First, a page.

Gentrification, Homelessness Key Topics at De Blasio’s Harlem Town Hall

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Michael Appleton/Mayoral Photography Office

Residents look to be recognized to speak at the Harlem town hall.

On Thursday night in Crown Heights, opponents of the City-Hall backed Bedford Union Armory project were greatly peeved at what they described as the mayor’s avoidance of the town hall to which they’d invited him. But in Harlem, where the mayor was instead engaged, he received a warm welcome.

The conversation there touched on a variety of subjects, from homeowners’ quality of life concerns to the necessity of increased funding for Harlem-based cultural and LGBTQ organizations. A six-year-old stole the show by asking for a waterpark on 5th Avenue; then a 96-year-old stole it back by asking for a bus shelter.

Though the mayor was thanked for reducing stop and frisk, there were still concerns raised about interactions between citizens and law enforcement or other city agencies. The mayor was asked to explain what would be done to respond to the NYPD shooting death of an emotionally disturbed man in Flatbush on Monday, as well as to the insensitivity and harassment some had said they’d faced at the hands of the Administration for Children’s Services (ACS). The mayor said efforts were underway to train more police officers to handle situations with mentally ill people and provide implicit bias trainings for ACS workers, and he heralded the city’s new all-purpose mental health hotline, 1-888-NYC-WELL.

Predictably, lack of affordability was a reoccurring subject. Harlem is contending with visible signs of change like a newly opened Whole Foods, while the east part of the district is in the midst of considering a neighborhood rezoning. Here’s a few of the specific concerns that were raised, and how the mayor and his team are addressing them.

1. Pass the Housing Not Warehousing Act – Picture the Homeless has been advocating for a package of bills that would require the city to create a database of vacant land and buildings in an effort to end landlord warehousing. De Blasio confessed that he had never heard of the act, but said he is “very concerned about any situation where housing is held off the market.” The Department of Housing, Preservation and Development (HPD) has in the past opposed the bill as unnecessary.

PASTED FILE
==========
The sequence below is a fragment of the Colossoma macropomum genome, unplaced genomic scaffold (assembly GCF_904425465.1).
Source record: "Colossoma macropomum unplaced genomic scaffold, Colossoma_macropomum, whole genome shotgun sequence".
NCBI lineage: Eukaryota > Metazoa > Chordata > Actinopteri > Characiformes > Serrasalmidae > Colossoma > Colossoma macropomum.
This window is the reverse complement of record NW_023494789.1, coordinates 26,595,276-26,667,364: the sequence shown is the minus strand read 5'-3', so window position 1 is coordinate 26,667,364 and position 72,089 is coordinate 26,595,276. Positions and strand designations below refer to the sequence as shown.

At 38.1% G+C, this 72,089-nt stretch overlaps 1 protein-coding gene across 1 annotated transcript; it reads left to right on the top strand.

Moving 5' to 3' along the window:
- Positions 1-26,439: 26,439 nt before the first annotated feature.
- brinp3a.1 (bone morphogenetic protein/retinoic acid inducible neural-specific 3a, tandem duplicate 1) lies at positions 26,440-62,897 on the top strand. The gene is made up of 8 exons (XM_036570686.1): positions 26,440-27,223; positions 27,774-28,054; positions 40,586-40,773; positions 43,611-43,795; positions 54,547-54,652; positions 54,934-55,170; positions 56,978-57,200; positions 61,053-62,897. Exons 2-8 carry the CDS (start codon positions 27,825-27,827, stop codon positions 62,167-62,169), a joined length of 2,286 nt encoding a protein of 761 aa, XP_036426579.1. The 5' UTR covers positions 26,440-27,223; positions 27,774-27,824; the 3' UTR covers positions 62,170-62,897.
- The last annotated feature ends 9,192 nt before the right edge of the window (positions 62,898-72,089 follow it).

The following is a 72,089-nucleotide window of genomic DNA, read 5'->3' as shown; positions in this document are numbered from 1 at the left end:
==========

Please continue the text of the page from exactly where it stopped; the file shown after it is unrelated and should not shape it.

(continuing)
2. Listen to Residents of TILs and HDFCs— There was a large turnout of residents from both the Tenant Interim Lease program, which helps tenants of abandoned and foreclosed buildings become cooperative homeowners, and Housing Development Fund Corporations, the name for such buildings that become coops. The De Blasio administration has tried to reform the two flawed programs in what it describes as an effort to preserve long-term affordability, but the administration is getting a lot of pushback from residents on the proposed reforms.

3. Work with Faith Leaders to Build Affordable Housing – The leaders of a community organization and a church each said they’d had difficulty connecting with HPD to develop vacant properties that they own or city-owned properties that they occupy. De Blasio emphasized the importance of working with non-profit community leaders and the private-sector to build affordable housing. Commissioner Maria Torres-Springer said HPD would follow up and she offered an apology for any poor communication.

4. Lead Violations Must Be Enforced – Peggy Shepard from WE ACT for Environmental Justice said the city’s laws governing lead removal are not properly enforced. “We take very seriously our responsibility to enforce the lead law,” said Torres Springer. “We’ll make sure that we’re following up on either a specific building or additional ways that we can be more aggressive.”

5. Target More “Affordable Housing” To the Lowest Incomes – A member of Community Voices Heard said that the city should set aside 40 percent of housing built on public land to households making less than $25,770 for a family of three, and ensure local residents had access to union construction jobs. De Blasio insisted there was a need for affordable housing across the income spectrum. He said he was using the tools he could to try to create good local jobs in conjunction with development.

6. Commercial Rent Control Must Be Passed – A restaurant owner called for commercial rent regulation, saying “Black businesses are squeezed financially by property owners.” De Blasio, expressing his sympathy, said he didn’t think commercial rent control would pass legal muster, and emphasized other tools, like the recently passed commercial tenant harassment bill, that can be used to protect businesses from displacement.

7. A ‘No’ With No Conditions on the East Harlem Rezoning – The final speaker of the night directed her question to Manhattan Borough President Gale Brewer, who had until Wednesday to make her decision on the rezoning of East Harlem proposed by City Hall. Brewer said her decision would be announced Thursday morning, but added: “We’re listening very carefully to the community.” (De Blasio did not respond to the question).

(Since Sal Albanese, one of the mayor’s challengers on the Democratic ticket, also made an appearance, we asked him what he thought of the mayor’s rezoning proposals. “I’m going to scrap all of De Blasio’s rezonings because they result in the hyper-gentrification driving the people out of the city,” he said, explaining that he would instead build “real affordable housing” and fund it by getting the State legislature to pass a bill enacting a Pied-a-Terre tax on expensive apartments owned by absent overseas buyers. The bill, condemned by Republicans and real estate industry leaders, has gone nowhere since it was first introduced in 2014.)

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